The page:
|Find the hooded cobra in the flower of the
The cannonball tree, near the cycad circle, is flowering profusely, offering a pleasant perfume to anyone who walks by. Couroupita guianensis is found in South America, but has been grown in India for centuries. Considered a sacred plant in India, the flower’s complex structure is said to symbolize a hooded cobra protecting a Shiva lingam. Shiva is the Hindu god who is the Destroyer of life (only if life is destroyed can rebirth and regeneration occur). The lingam is a symbol of Shiva’s phallus, but also a sign of the energy from which creation emerged. The lingam usually is displayed in a cuplike container, which is female.
In the 1990s, a concrete pillar with a rounded top was placed in San Francisco’s Golden Gate Park, and it took little time for Hindu offerings to be made there. In Kashmir there’s a cave at 14,500 feet where an ice stalactite forms every winter, resembling a Shiva lingam. Thousands of pilgrims visit the cave annually, but this year, reported the UK’s Telegraph, a warm summer and too many people caused the lingam to melt early. In some villages, the cannonball tree is considered sacred and is the setting for offerings to Shiva, especially from childless couples.
Meanwhile, back at the Garden, the cannonball flowers are being produced on long wooden stems that emerge from the trunk like so many tentacles. Sterile stamens arise like small purple and white bristles, while the fertile stamens are much reduced and found around a ring surrounding the stigma.
The cannonball tree has a special place in my heart because it was so badly damaged in Hurricane Andrew that people thought it might be lost. I recall the way it looked after that storm and marvel at its tenacity. Perhaps Shiva is the right god to associate with it.
Irene gave us our first wake-up call of the 2011 hurricane season. Say “Good Night Irene,” snag some extra water and canned goods at the store, and double check your storm plan.
Remember what you should have on hand for the post-storm reckoning, and buy these now: extra shade cloth; copper-based and other fungicides; rope; chain saw with oil and gas; pruning and hand shears; gloves; hose-end sprayer and water-soluble fertilizer.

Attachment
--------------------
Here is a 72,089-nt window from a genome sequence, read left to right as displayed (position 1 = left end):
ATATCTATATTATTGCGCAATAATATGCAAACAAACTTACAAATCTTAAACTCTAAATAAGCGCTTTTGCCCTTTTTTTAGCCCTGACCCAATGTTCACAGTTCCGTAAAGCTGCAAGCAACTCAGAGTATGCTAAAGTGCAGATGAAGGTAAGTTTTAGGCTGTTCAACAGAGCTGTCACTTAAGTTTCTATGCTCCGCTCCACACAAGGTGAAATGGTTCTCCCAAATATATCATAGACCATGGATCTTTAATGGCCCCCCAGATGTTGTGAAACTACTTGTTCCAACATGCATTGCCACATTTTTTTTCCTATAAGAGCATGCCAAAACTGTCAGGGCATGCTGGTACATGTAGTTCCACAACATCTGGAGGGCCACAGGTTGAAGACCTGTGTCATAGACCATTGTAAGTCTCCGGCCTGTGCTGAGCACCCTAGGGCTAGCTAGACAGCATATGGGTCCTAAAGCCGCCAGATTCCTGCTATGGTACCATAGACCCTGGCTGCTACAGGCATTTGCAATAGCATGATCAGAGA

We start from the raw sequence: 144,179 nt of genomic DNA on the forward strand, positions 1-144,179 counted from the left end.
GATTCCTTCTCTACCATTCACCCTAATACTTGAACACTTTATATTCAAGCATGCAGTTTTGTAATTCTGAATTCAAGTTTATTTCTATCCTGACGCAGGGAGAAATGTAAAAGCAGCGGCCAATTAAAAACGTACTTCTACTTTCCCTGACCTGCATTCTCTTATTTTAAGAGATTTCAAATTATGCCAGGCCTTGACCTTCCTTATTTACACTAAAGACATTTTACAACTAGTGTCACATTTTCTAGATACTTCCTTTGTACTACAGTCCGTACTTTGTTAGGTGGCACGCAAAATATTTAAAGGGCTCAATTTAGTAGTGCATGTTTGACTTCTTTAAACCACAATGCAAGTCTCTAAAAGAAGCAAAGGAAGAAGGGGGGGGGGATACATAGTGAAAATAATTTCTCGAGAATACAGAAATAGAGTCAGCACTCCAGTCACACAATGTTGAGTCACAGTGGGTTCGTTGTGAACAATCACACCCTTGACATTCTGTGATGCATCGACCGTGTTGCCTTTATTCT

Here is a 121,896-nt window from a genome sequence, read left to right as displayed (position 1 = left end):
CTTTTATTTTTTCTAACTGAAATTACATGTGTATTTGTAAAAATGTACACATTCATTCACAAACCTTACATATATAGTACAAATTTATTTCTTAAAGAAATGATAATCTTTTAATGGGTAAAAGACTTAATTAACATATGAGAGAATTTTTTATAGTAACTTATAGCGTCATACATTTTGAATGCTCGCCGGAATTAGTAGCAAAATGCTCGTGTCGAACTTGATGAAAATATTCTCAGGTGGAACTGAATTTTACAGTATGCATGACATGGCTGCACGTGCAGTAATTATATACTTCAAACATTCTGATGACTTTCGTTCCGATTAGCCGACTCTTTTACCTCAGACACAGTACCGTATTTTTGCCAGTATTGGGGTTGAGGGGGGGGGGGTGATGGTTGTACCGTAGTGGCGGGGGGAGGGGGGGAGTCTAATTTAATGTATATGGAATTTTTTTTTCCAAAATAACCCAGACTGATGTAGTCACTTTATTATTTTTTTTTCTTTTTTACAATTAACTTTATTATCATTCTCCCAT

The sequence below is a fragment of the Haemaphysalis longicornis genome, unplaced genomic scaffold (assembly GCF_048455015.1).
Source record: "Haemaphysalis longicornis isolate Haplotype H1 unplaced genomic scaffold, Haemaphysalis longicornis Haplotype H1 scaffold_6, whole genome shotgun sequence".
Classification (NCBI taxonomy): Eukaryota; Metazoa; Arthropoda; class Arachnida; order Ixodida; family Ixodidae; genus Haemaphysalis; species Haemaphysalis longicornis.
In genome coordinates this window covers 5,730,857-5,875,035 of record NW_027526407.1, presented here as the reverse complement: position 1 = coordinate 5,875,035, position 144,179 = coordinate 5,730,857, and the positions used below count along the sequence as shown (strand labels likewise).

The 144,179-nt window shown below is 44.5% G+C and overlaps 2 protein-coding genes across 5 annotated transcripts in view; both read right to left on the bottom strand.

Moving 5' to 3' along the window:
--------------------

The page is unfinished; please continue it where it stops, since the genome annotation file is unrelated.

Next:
|Place orchids on ground
beneath shade house
benches before a storm.
For a fuller storm checklist, see the Summer 2011 issue of The Tropical Garden. It is online if you have lost track of the magazine. Click “publications” and scroll to page17.
Here are some reminders:
Attend to palms to prevent bud rot. Use 1 Tbs. Kocide to a gallon of water and pour into the growing point. Cut away fronds that have twisted over the new spear, but allow others to remain. Avoid using this copper-based fungicide on dendrobiums, gesneriads, ferns and bromeliads.
Cover the roots of any hardwood trees that may go over, keeping them damp until you can reset the trees. Cut back some roots to get them back into the ground, and prune one-third to one-half of the canopy, but allow as many leaves to remain as possible for photosynthesis.
Treat reset trees as transplants, water daily for two to four weeks, and then gradually reduce watering. A light solution of water-soluble fertilizer can be used on the area of roots that remain in the ground.
Put orchids on the ground before a storm, and spray with Captan and Dithane M-45 (1 tablespoon each per gallon of water) after the storm. Banrot and Subdue are systemic fungicides that fight root-rot diseases. Cleary’s 3336 is good for foliar diseases.
Shirley Drevich was our instructor for the iPhoneography class series at the Garden, and she opened our eyes to new ways of seeing plants. Various apps downloaded into the iPhone4 can be used singly or in combination to create a vast array of results. Have a look.
|Bird of paradise.|